FWIW, I wouldn't consider any of the first four words to be particularly common. "Zek", while even less common, is also an English word, at least according to the OED. It defines it as a person confined in a Soviet prison or gulag.

YMMV. I feel the average person knows the meaning of quark and brunt. There's also nog, as in the popular holiday drink. And most people who are familiar with computers can define Rom as read-only memory.

cochrane 04-03-2016 06:02 PM

Quote:

Originally Posted by Steve MB (Post 19230743)
The problem with that theory is that several Klingon characters who had appeared in ST:TOS (no ridges) appeared in ST:DS9 (with ridges).

After eliminating all the obvious straightforward explanations, they kludged together something about a genetic retrovirus in ST:E.

I liked Worf's answer in Trials and Tribble-ations: "We do not speak of it with outsiders."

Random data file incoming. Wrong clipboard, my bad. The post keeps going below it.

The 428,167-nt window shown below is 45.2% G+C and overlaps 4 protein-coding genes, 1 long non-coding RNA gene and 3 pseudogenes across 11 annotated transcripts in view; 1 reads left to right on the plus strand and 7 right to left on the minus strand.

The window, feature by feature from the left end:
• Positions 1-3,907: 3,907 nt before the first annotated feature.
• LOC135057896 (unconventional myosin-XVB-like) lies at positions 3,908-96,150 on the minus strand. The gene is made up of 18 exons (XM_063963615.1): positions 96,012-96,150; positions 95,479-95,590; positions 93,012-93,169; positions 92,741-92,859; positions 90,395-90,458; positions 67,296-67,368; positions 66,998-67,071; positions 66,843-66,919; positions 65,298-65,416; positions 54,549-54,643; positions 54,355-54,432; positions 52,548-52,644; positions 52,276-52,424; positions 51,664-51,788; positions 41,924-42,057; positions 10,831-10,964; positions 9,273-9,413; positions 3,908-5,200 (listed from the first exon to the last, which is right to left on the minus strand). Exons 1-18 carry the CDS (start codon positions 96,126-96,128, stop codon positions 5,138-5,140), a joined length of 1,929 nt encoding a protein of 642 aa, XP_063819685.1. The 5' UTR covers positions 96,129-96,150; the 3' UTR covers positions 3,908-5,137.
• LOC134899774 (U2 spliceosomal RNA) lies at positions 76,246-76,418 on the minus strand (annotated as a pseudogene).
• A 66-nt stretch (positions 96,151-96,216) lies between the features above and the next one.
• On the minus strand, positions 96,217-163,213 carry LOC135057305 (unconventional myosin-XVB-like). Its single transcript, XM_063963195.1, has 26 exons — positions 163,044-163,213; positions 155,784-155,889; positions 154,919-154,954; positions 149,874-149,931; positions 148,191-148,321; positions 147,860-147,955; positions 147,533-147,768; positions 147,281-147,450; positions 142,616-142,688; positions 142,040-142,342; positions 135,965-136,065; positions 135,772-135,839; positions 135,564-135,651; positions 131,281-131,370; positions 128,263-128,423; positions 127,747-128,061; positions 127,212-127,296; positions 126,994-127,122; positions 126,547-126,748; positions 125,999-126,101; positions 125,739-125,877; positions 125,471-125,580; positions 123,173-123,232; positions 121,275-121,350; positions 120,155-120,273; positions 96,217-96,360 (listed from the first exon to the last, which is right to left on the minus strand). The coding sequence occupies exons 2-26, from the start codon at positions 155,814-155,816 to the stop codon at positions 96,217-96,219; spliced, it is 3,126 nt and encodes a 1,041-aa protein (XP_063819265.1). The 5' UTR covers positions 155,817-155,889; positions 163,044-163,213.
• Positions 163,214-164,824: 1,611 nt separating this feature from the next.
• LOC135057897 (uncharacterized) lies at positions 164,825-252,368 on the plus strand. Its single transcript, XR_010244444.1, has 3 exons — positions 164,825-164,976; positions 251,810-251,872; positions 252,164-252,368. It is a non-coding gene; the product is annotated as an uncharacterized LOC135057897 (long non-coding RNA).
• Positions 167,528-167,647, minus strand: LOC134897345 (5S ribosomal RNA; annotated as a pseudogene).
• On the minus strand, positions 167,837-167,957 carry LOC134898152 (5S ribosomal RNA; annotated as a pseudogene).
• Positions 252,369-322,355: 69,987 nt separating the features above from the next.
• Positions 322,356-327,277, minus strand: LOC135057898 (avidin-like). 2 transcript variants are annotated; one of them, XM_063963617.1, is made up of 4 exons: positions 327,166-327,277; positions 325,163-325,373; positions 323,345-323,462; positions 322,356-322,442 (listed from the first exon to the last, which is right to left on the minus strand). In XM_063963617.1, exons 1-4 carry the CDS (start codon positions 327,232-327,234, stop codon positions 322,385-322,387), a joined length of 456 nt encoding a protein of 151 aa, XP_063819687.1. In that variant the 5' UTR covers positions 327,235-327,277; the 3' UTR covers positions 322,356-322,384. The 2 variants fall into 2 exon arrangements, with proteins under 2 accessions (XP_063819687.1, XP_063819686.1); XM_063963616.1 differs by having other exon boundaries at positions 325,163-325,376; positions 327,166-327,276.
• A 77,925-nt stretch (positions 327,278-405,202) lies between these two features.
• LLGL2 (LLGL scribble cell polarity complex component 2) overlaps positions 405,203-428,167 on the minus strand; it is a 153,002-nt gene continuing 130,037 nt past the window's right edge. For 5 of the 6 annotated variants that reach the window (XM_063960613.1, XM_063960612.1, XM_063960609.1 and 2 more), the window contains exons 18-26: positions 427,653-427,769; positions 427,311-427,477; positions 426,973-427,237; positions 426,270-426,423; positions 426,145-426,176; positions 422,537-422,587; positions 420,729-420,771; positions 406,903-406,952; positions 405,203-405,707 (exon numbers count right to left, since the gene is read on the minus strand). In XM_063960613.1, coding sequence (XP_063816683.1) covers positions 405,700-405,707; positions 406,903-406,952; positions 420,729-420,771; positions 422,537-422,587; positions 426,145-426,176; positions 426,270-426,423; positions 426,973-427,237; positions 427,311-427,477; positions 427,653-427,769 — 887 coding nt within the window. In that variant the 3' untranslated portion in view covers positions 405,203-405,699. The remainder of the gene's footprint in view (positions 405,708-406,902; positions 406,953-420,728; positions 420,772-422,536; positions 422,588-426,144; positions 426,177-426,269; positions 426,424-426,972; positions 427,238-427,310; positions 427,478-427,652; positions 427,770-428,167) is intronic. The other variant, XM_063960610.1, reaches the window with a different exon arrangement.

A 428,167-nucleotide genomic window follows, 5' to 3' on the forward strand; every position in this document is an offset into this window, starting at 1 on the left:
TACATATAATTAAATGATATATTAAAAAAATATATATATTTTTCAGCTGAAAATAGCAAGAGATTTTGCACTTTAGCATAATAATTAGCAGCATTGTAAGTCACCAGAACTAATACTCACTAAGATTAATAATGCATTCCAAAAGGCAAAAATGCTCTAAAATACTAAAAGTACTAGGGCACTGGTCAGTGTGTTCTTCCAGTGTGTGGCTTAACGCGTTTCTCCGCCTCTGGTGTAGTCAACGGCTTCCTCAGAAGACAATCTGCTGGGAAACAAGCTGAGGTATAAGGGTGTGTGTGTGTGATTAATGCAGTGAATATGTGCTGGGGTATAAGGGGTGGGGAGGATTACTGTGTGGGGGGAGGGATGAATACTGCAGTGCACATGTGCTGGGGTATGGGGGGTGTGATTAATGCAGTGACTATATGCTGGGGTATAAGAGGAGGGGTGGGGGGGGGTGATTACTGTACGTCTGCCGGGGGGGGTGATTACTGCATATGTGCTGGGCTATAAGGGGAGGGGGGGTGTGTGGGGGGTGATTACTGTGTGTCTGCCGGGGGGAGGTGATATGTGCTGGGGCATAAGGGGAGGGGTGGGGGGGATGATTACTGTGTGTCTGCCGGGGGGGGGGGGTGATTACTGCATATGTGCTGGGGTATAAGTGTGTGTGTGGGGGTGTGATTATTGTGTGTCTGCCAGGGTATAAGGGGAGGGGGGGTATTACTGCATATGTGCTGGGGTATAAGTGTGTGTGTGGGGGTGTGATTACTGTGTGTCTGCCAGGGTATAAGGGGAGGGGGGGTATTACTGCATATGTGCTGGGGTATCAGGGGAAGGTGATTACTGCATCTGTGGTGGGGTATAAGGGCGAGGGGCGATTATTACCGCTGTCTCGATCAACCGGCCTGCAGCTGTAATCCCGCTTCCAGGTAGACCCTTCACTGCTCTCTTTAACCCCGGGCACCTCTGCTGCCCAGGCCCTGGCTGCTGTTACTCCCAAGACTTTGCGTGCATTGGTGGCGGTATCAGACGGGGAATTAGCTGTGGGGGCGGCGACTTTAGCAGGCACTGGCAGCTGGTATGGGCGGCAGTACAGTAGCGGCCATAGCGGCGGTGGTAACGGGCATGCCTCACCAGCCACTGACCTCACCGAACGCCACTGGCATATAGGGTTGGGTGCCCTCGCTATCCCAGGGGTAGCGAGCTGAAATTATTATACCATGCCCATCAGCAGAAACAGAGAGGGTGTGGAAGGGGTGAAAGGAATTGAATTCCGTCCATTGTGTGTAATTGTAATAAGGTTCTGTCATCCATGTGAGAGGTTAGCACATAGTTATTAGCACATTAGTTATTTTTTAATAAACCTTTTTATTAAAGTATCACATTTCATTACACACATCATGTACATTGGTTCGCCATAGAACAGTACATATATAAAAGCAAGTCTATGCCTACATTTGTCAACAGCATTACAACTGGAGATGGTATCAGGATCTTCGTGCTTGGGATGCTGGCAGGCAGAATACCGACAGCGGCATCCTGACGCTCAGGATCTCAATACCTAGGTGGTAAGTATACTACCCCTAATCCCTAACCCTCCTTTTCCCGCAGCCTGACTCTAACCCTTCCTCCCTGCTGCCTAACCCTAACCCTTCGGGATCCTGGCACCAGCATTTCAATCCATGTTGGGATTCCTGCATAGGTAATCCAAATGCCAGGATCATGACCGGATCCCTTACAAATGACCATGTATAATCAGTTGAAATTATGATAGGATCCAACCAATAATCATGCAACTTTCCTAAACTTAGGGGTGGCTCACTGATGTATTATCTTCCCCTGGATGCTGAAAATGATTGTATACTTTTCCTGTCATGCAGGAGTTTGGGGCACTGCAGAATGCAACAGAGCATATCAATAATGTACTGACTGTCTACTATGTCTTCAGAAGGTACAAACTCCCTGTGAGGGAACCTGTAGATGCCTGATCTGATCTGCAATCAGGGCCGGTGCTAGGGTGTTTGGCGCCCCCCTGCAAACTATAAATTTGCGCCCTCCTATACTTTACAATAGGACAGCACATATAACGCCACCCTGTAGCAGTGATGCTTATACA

Peremensoe 04-03-2016 06:07 PM

Quote:

Originally Posted by cochrane (Post 19231640)
I liked Worf's answer in Trials and Tribble-ations: "We do not speak of it with outsiders."

Yes. A joke by the writers, of course. The only non-absurd actual answer is that Klingons always had ridges.

cochrane 04-03-2016 06:12 PM

Quote:

Originally Posted by terentii (Post 19231159)
You may be right. I remember the makeup was heavier, but I don't recall cranial ridges specifically. I need to see the movie again.

Here's the opening scene from the motion picture. The brow ridges are quite prominent on the Klingon characters.

https://www.youtube.com/watch?v=kbG3N51MEjM&app=desktop

Also, Kruge and the other Klingons had brow ridges in 1984's The Search for Spock, which also predates TNG.

terentii 04-03-2016 11:02 PM

Quote:

Originally Posted by RealityChuck (Post 19231250)
Maybe, but can you confirm or deny the story that they named one group of aliens and planned to use them again, but chose a different name?

Nope. Never heard of this at all.

Quote:

And they used "earthling" for "Charlie X"? The term was horribly dated in science fiction at that point; no one in the literature used it.
Watch the episode. McCoy uses it when he rejects the possibility of Charlie being an alien masquerading as a human. To the best of my recollection: "Not unless they're exactly like Earthlings. The development of his digits exactly matches that of Man on Earth."

Trinopus 04-03-2016 11:05 PM